BSP: Inflation cooled further in November

Lawrence Agcaoili - The Philippine Star
BSP: Inflation cooled further in November
The nationwide inflation rate stood at 4.9 percent in October.
Walter Bollozos, file

MANILA, Philippines — The increase in the prices of essential goods and services likely eased for the second straight month as November inflation is expected to settle within the four to 4.8 percent target range, the Bangko Sentral ng Pilipinas (BSP) said.

The nationwide inflation rate stood at 4.9 percent in October.

If the lower end of the forecast range is achieved, this will be the first time since March last year that inflation falls within the central bank’s two to four percent target.

Headline inflation has been breaching the target in the past 19 months or since April last year. It last fell within the target range at four percent in March 2022.

For November, the BSP said higher prices of most agricultural commodities like rice, fruit, fish and meat items along with adjustments in electricity, LPG and toll rates were the primary sources of upward price pressures.

On the other hand, it said the lower prices of vegetables and petroleum products along with the appreciation of the peso against the dollar contributed to downward price pressures last month.

“Going forward, the BSP will continue to monitor developments affecting the outlook for inflation and growth in line with its data-dependent approach to monetary policy formulation,” the BSP said.

Inflation averaged 6.4 percent from January to October, well above the central bank’s two to four percent target range.

The rise in the prices of basic goods and services eased for six straight months, hitting a year-low of 4.7 percent in July from a peak of 8.7 percent in January.

However, inflation quickened for two straight months to 5.3 percent in August and 6.1 percent in September before slowing to 4.9 percent in October.

During a forum organized by Bloomberg LP, BSP Governor Eli Remolona Jr. said the central bank would remain “hawkish for a while” after raising key policy rates by a total of 450 basis points since May last year to tame inflation and stabilize the peso.

“If inflation doesn’t go down as projected, we have no choice,” Remolona said. “But what we are watching more than the inflation rate itself is the expectations; if they get de-anchored, we’ll have to do something.”

At its Nov. 16 policy meeting, the BSP left key policy rates untouched due to improving inflation expectations.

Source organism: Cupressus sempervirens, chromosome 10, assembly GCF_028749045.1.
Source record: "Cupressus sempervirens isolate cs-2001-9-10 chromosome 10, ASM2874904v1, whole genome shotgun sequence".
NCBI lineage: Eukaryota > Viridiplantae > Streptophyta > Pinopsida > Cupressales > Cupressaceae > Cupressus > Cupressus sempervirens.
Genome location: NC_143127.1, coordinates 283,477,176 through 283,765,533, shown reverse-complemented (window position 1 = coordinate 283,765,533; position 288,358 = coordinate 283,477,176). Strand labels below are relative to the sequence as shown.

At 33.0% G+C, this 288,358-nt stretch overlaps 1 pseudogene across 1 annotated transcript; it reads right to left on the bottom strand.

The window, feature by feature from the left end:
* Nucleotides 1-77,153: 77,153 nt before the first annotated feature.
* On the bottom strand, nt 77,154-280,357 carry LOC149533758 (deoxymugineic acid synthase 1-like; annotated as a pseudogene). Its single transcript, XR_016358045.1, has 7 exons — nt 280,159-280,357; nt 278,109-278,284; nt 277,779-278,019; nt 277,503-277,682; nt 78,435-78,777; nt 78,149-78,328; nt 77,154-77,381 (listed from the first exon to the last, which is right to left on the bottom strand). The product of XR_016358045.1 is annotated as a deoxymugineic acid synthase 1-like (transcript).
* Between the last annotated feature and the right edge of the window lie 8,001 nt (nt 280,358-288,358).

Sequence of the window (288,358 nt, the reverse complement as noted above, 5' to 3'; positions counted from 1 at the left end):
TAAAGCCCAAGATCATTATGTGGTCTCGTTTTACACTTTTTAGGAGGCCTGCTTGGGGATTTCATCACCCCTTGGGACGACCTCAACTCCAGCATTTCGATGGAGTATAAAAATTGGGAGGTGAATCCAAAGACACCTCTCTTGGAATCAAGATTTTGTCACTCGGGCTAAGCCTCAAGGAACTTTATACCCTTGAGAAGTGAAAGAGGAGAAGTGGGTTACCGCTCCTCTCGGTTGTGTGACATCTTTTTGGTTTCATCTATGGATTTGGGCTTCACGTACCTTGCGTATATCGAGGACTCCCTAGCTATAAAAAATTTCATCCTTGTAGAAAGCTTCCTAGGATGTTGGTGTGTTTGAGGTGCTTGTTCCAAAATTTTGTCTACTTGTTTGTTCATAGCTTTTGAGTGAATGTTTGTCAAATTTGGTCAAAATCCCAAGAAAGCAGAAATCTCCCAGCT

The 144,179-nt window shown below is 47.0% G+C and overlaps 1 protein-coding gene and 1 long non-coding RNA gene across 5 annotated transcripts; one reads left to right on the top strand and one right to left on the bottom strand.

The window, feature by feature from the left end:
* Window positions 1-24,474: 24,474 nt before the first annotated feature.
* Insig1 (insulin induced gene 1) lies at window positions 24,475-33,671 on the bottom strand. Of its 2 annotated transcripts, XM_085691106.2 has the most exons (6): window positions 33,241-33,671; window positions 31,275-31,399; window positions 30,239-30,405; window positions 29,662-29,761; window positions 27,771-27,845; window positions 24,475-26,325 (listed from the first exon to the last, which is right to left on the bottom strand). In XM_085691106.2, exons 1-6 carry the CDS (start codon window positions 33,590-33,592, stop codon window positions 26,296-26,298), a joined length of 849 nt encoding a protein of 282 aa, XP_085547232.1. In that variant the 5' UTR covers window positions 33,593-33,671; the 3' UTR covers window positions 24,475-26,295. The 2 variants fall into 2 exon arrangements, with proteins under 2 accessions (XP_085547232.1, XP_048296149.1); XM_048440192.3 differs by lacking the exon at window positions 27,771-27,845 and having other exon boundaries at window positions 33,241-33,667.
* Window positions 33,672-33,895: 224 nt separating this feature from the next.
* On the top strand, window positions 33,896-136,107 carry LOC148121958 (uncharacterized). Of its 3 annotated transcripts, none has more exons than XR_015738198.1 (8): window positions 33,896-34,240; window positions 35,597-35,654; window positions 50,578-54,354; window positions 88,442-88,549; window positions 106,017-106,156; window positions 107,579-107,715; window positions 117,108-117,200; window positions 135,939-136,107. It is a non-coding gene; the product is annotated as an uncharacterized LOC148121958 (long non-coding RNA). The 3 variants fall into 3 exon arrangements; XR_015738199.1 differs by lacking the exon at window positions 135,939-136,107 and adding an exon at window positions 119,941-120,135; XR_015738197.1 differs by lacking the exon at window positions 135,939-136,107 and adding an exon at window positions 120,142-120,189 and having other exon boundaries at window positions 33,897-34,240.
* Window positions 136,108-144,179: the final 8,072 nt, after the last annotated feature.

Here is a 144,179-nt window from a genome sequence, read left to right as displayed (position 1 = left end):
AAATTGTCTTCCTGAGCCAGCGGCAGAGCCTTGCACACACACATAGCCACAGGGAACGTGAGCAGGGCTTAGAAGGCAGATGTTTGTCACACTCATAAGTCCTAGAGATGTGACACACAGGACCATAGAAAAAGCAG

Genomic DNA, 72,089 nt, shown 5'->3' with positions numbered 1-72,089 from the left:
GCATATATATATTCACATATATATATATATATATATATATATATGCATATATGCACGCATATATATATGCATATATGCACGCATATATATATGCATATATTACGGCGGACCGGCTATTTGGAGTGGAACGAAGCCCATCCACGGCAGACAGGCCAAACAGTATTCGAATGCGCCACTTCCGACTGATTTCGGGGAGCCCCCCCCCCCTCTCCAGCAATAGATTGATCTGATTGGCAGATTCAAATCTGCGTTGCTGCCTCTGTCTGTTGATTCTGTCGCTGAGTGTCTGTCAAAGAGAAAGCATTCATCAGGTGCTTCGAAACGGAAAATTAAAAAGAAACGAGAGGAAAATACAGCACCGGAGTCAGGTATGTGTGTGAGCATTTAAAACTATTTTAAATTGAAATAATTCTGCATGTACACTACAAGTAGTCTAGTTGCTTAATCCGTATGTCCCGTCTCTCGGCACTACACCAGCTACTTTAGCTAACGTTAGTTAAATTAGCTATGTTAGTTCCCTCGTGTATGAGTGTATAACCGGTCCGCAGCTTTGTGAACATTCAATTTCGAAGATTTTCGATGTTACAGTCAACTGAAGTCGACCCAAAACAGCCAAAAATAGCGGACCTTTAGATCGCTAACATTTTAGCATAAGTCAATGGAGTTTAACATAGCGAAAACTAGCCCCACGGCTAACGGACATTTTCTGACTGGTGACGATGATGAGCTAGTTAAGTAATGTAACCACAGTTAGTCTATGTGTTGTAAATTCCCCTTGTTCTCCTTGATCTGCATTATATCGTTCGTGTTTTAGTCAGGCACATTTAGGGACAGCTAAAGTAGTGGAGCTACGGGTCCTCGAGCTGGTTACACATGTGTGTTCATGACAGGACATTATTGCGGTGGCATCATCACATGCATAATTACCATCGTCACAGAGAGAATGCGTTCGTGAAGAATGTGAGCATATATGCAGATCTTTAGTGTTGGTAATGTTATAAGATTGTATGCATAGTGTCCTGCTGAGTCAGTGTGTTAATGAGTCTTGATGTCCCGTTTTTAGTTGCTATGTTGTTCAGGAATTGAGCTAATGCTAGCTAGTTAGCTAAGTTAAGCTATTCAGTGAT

While it raised the baseline inflation forecasts to six percent from 5.8 percent for 2023 and to 3.7 percent from 3.5 percent for 2024, it lowered the risk-adjusted inflation projections to 6.1 percent from 6.2 percent for 2023, 4.4 from 4.7 percent for 2024 and to 3.4 percent from 3.5 percent for 2025.

The latest risk-adjusted forecast, which is equivalent to baseline inflation forecasts plus the probability weighted impact of the different upside and downside risks to inflation outlook, shows that upside risks have somewhat dissipated.

 ING Bank senior economist Nicholas Mapa said supply-side shocks have kept inflation above target for all of 2023, prompting an off-cycle hike by the BSP on Oct. 26.

Mapa said inflation would remain susceptible to spikes in 2024 due to an extended El Nino episode and an ongoing dispute with China regarding fishing rights in the West Philippine Sea.

“Shortages of important food items such as rice and fish could translate to inflation remaining above the BSP’s two to four percent target again next year,” Mapa warned.

He said this could prompt the central bank to continue its tightening cycle even if the US Federal Reserve has started cutting interest rates.

“Thus, we could see the BSP pulling the trigger on additional tightening if inflation remains above target and inflation expectations remain unanchored next year,” Mapa said.

According to Mapa, the central bank has reiterated its commitment to bringing inflation “convincingly” back within target, even at the expense of economic growth.

“We believe the BSP will continue hiking even if the Fed begins its easing cycle by mid-2024,” he said.

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